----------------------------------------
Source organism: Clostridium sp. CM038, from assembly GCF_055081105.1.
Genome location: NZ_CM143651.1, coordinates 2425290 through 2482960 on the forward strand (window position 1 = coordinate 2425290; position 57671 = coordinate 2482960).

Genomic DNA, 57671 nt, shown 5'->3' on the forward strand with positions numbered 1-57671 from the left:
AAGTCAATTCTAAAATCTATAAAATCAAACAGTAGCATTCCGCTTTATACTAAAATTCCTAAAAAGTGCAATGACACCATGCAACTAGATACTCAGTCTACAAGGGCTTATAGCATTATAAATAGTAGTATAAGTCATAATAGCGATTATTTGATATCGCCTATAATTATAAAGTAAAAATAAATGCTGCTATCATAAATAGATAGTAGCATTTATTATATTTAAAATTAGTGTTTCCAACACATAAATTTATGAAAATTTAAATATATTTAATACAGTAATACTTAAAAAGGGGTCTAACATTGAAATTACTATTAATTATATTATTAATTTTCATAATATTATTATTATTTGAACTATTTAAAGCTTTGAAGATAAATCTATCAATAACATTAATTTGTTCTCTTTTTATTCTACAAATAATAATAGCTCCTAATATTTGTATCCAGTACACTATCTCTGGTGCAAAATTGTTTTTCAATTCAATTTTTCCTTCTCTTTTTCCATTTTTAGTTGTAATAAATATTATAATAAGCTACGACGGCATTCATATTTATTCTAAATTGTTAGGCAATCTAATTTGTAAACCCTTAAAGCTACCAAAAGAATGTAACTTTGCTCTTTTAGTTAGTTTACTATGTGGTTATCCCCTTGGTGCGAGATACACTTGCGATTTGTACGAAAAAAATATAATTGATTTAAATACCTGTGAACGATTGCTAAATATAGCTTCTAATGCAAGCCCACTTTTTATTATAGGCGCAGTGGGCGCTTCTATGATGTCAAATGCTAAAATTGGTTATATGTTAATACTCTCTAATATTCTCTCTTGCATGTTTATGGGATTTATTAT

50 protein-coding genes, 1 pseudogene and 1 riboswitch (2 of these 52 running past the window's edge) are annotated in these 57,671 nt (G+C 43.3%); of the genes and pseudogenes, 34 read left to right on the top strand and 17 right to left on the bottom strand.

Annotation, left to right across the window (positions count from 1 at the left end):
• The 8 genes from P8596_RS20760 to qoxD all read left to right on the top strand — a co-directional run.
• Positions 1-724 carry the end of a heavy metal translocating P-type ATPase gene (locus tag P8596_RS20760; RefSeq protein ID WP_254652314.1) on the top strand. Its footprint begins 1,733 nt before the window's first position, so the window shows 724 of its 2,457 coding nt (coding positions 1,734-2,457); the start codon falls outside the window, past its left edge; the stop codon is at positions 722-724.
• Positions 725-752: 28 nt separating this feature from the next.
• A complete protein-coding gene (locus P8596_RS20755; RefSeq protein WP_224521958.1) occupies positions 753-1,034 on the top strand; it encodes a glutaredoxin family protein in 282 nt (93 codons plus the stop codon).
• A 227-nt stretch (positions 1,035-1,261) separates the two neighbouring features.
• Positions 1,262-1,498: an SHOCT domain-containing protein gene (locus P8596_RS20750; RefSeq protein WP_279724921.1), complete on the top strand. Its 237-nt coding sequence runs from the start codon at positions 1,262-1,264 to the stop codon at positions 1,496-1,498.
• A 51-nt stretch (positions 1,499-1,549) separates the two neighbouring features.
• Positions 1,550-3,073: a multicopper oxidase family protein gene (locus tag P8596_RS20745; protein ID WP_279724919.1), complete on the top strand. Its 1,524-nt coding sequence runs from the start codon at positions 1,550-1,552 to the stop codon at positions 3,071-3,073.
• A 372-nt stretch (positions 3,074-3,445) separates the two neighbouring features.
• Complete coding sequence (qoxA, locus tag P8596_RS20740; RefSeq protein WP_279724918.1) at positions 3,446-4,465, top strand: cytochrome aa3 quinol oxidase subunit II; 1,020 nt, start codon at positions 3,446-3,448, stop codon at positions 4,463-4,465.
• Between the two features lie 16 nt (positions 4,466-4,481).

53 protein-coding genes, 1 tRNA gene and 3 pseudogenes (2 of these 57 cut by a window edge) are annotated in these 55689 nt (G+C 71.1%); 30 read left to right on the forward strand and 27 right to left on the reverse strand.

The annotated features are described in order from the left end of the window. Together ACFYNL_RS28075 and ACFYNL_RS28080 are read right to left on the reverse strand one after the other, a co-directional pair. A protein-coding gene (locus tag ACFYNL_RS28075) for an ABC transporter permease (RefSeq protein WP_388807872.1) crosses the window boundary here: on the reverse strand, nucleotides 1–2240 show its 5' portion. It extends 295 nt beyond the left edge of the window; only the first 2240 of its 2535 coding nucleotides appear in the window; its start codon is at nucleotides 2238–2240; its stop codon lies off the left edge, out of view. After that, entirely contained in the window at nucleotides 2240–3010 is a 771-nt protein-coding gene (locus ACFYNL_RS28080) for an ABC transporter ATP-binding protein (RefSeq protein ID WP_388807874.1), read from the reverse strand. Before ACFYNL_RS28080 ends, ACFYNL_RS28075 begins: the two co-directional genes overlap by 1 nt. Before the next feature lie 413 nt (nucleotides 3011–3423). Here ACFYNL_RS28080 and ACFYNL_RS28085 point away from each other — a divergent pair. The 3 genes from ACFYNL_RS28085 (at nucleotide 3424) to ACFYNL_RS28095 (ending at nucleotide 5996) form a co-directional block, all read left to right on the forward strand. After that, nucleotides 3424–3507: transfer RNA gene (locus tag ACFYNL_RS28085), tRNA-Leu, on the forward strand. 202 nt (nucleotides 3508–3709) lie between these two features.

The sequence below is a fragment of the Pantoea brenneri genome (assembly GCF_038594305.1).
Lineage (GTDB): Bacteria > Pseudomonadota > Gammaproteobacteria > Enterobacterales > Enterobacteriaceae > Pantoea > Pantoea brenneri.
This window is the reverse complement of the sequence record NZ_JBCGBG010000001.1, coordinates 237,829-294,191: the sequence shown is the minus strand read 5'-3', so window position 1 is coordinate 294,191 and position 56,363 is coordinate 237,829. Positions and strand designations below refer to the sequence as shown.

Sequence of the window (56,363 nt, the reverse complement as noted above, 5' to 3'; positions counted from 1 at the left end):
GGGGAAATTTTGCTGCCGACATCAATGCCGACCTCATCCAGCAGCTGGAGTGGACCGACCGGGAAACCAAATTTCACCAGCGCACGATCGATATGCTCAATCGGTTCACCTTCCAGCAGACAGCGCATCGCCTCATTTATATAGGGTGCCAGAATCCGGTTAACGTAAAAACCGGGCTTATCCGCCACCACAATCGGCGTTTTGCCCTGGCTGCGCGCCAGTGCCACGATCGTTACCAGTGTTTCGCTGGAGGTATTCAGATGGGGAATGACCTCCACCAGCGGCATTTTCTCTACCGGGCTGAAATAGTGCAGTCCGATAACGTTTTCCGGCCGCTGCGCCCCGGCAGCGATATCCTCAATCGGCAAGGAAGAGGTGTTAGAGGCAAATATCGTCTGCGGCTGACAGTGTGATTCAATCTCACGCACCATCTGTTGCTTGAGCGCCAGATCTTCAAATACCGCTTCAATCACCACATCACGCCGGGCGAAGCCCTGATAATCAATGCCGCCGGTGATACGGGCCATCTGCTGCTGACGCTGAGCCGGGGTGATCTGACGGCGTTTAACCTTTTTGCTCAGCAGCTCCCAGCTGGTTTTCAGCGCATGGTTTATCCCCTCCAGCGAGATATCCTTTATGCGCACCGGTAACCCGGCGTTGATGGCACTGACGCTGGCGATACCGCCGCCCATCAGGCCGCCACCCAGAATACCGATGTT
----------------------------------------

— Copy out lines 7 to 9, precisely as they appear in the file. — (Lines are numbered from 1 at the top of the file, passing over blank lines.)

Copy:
• The 8 genes from P8596_RS20760 to qoxD all read left to right on the top strand — a co-directional run.
• Positions 1-724 carry the end of a heavy metal translocating P-type ATPase gene (locus tag P8596_RS20760; RefSeq protein ID WP_254652314.1) on the top strand. Its footprint begins 1,733 nt before the window's first position, so the window shows 724 of its 2,457 coding nt (coding positions 1,734-2,457); the start codon falls outside the window, past its left edge; the stop codon is at positions 722-724.
• Positions 725-752: 28 nt separating this feature from the next.